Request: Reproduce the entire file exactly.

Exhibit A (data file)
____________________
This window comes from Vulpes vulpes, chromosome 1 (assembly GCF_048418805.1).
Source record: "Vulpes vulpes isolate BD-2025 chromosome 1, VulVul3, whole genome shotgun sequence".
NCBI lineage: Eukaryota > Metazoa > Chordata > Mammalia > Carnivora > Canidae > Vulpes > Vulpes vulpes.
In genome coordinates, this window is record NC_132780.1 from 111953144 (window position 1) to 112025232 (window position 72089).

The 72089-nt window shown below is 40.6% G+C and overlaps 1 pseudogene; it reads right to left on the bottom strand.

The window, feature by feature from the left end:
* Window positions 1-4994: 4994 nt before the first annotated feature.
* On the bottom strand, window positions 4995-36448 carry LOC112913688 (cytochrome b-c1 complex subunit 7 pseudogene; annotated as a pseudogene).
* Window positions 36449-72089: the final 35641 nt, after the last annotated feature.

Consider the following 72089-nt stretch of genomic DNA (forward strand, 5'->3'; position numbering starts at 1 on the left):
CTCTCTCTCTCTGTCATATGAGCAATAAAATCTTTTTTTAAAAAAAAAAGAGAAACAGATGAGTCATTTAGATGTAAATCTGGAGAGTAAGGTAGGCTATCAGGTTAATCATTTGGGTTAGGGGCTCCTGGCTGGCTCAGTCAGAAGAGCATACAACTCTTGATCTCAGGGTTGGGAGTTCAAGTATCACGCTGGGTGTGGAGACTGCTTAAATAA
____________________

This window comes from Vulpes vulpes, chromosome 1 (assembly GCF_048418805.1).
Source record: "Vulpes vulpes isolate BD-2025 chromosome 1, VulVul3, whole genome shotgun sequence".
NCBI lineage: Eukaryota > Metazoa > Chordata > Mammalia > Carnivora > Canidae > Vulpes > Vulpes vulpes.
In genome coordinates, this window is record NC_132780.1 from 111953144 (window position 1) to 112025232 (window position 72089).

The 72089-nt window shown below is 40.6% G+C and overlaps 1 pseudogene; it reads right to left on the bottom strand.

The window, feature by feature from the left end:
* Window positions 1-4994: 4994 nt before the first annotated feature.
* On the bottom strand, window positions 4995-36448 carry LOC112913688 (cytochrome b-c1 complex subunit 7 pseudogene; annotated as a pseudogene).
* Window positions 36449-72089: the final 35641 nt, after the last annotated feature.

Consider the following 72089-nt stretch of genomic DNA (forward strand, 5'->3'; position numbering starts at 1 on the left):
CTCTCTCTCTCTGTCATATGAGCAATAAAATCTTTTTTTAAAAAAAAAAGAGAAACAGATGAGTCATTTAGATGTAAATCTGGAGAGTAAGGTAGGCTATCAGGTTAATCATTTGGGTTAGGGGCTCCTGGCTGGCTCAGTCAGAAGAGCATACAACTCTTGATCTCAGGGTTGGGAGTTCAAGTATCACGCTGGGTGTGGAGACTGCTTAAATAA